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The Centre will also “de-centralise” the process of land acquisition for private coal miners. Photo: Shutterstock.comThe Union ministry of coal wants mine-bearing states to choose the legal framework they will follow for by private coal miners as part of the ongoing commercial coal auction.

This comes after some states protested that the Centre was encroaching on their right to approve for private miners.

 The has proposed that states can choose between the Coal Bearing Areas (Acquisition & Devel­opment) Act, 1957, and the Right to Fair Compensation and Transparency in Land Acquisition, Rehabilitation and Resettlement (LARR) Act, 2013. The compensation amount is the same under both.

To ease the mining process under the auction, the Centre was considering allowing under the CBA Act. This would entail the Centre acquiring land and then leasing it to private miners.

“The Centre is thinking on an initiative wherein land acquisition would be allowed under the CBA Act and the land could then be given to private miners on lease,” said M Nagaraju, joint secretary, ministry of coal and nominated authority for commercial coal auction, during an industry meeting.

However, states like Chhattisgarh and Jharkhand and local activist groups in these states protested against any amendment to the CBA Act. Activists said the amendment would take away states’ authority on land and revenue garnered from it.

Sources said similar concerns were aired by some non-Bharatiya Janata Party ruled mineral rich states during stakeholder discussions earlier this month. To address this, the is planning to let states choose. “It will be up to the states. If they want to follow the amended CBA Act and ease the land acquisition and thereby private investment in their states or want to continue with existing provisions of LARR Act,” said an executive privy to the discussion.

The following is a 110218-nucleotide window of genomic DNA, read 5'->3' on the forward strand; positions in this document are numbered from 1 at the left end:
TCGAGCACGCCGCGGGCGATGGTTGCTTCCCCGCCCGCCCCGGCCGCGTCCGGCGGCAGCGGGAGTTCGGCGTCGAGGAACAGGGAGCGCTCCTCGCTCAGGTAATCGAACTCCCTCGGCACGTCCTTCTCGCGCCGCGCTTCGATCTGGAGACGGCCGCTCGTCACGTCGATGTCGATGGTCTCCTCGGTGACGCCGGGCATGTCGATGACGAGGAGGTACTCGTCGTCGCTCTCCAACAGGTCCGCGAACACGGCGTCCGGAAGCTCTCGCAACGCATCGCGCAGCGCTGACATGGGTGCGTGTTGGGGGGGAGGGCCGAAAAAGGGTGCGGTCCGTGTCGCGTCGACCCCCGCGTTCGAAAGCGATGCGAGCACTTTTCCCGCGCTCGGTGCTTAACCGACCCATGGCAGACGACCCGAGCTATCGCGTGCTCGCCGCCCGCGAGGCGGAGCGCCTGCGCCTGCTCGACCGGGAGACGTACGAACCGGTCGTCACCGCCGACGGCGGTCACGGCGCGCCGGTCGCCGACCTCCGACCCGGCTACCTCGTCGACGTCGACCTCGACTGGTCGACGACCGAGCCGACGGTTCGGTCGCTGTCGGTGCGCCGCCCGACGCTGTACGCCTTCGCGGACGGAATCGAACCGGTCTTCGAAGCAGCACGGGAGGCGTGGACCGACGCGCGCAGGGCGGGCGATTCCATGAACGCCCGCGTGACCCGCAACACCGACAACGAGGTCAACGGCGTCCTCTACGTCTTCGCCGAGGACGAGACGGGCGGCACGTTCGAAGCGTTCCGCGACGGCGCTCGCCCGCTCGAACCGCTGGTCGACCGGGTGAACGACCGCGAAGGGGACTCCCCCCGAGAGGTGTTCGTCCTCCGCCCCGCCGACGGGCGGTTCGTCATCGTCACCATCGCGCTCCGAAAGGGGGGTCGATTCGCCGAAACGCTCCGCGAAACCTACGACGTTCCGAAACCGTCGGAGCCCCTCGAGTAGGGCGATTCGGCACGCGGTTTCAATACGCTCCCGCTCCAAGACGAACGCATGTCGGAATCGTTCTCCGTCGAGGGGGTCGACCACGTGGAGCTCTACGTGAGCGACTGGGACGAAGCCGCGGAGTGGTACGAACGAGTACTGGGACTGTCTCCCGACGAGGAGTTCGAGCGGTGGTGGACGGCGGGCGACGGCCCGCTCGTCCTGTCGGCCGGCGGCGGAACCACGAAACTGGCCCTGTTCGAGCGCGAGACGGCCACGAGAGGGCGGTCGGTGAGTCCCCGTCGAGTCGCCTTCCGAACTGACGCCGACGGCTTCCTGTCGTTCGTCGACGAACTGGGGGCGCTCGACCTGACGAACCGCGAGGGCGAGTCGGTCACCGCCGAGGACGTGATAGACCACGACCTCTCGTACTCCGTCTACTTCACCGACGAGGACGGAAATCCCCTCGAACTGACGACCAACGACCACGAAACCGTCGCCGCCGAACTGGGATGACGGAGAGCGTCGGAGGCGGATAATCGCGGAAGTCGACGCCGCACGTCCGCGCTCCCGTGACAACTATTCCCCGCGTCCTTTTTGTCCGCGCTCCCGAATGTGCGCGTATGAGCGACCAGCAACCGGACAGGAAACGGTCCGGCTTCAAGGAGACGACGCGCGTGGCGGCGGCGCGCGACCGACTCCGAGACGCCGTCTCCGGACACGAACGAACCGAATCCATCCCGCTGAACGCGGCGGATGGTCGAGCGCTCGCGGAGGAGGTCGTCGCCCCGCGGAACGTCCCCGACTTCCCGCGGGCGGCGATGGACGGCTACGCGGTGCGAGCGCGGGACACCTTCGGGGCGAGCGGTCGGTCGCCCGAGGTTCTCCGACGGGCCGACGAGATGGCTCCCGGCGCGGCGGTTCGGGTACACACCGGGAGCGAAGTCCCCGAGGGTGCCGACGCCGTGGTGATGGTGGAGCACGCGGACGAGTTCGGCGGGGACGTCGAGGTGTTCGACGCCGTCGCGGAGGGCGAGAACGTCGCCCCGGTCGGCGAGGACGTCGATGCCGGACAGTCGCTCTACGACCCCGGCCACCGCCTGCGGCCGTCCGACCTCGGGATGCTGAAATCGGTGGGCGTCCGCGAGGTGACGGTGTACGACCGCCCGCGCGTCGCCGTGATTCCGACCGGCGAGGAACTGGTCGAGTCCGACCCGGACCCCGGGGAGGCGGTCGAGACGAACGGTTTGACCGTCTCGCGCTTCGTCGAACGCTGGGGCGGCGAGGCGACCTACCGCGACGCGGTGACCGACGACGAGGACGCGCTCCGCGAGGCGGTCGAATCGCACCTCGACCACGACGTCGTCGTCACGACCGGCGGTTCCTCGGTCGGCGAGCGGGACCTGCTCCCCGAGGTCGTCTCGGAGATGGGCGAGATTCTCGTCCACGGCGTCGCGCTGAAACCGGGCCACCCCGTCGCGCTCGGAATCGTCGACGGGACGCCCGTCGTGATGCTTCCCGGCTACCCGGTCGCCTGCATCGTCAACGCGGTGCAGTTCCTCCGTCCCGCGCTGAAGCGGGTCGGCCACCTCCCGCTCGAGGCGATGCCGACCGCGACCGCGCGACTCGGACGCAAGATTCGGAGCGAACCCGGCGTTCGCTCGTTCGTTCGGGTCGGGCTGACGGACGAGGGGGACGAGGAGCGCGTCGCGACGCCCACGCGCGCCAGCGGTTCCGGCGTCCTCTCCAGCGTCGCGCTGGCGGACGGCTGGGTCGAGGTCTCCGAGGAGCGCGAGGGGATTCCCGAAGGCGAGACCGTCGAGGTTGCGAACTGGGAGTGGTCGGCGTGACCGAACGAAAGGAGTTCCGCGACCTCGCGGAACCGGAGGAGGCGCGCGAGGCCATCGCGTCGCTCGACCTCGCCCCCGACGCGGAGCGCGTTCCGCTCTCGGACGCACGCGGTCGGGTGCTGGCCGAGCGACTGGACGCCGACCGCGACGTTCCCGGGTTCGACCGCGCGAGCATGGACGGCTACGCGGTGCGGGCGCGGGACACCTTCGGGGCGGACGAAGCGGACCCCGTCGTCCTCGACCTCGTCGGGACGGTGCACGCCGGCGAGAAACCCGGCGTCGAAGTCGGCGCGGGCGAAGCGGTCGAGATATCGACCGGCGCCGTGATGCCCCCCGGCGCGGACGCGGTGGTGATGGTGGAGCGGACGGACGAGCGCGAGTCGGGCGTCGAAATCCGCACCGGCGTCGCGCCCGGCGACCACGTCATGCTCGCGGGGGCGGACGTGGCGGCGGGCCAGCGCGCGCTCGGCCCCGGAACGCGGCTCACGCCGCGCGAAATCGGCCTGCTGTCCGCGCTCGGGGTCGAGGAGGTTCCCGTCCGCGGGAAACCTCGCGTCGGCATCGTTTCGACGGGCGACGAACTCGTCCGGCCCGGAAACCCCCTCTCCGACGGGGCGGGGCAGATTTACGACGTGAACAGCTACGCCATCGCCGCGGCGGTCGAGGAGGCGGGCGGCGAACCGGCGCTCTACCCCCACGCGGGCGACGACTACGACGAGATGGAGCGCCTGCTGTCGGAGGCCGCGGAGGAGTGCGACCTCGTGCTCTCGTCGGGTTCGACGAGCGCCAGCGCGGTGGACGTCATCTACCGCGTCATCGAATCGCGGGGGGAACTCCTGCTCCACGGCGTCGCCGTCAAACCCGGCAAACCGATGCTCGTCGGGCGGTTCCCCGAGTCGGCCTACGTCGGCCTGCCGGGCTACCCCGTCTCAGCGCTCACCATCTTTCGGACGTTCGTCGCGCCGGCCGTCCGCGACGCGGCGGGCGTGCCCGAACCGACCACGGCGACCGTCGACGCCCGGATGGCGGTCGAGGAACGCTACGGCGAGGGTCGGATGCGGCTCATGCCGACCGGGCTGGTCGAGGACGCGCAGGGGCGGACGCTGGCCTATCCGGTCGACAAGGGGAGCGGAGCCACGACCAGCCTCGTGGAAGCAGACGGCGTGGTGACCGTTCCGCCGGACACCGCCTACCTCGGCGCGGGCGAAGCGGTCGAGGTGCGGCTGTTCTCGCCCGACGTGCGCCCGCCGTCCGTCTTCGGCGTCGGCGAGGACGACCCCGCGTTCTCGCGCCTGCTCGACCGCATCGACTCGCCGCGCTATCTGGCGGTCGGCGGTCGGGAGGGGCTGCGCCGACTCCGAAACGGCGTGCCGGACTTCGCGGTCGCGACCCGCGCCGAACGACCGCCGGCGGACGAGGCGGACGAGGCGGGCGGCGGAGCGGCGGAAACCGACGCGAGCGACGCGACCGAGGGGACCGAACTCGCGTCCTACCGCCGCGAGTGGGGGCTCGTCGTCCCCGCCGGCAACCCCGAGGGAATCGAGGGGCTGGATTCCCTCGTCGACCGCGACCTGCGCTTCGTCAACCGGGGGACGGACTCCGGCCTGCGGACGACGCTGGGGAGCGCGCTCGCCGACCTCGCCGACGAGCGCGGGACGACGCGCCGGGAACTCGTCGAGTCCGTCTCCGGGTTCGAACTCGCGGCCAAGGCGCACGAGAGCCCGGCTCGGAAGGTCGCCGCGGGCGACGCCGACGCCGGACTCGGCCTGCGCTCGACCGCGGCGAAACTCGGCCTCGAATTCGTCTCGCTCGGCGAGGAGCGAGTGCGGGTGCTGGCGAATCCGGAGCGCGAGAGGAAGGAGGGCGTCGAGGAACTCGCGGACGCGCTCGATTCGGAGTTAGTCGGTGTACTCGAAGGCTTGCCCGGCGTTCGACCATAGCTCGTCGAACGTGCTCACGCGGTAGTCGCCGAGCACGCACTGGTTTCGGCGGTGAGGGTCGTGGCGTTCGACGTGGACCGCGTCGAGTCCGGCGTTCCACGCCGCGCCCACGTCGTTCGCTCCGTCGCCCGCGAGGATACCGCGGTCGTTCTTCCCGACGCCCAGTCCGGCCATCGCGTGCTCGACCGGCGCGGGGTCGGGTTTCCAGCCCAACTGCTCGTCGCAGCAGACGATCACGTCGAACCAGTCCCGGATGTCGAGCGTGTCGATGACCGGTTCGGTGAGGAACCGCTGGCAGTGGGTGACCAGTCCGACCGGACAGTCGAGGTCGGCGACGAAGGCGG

The CBA Act provides for acquisition of land containing or likely to contain coal deposits and for matters connected with it. Under this Act, the land is acquired for government companies only for and activities strictly incidental to mining purposes.

Additionally, the Centre will “de-centralise” the acquisition process for private coal miners. “We have proposed to the mine bearing states that land officers in the states oversee the process of acquisition for private coal miners. The Centre will have no role and states will have full authority,” said the official.

The approval for land acquisition by Central public sector utilities, including Coal India, however, would remain under the ambit of the Centre, said an official.

In June, the Centre had started the auction for commercial mining and sale of coal by private firms. Bidding terms were liberalised to attract foreign players, non-mining entities, and large miners. It amended the Coal Mines Special Provisions Act, 2015, in May to simplify the auction.

The online auction of coal blocks for commercial mining and sale for private companies will commence in October and final winners will be declared in November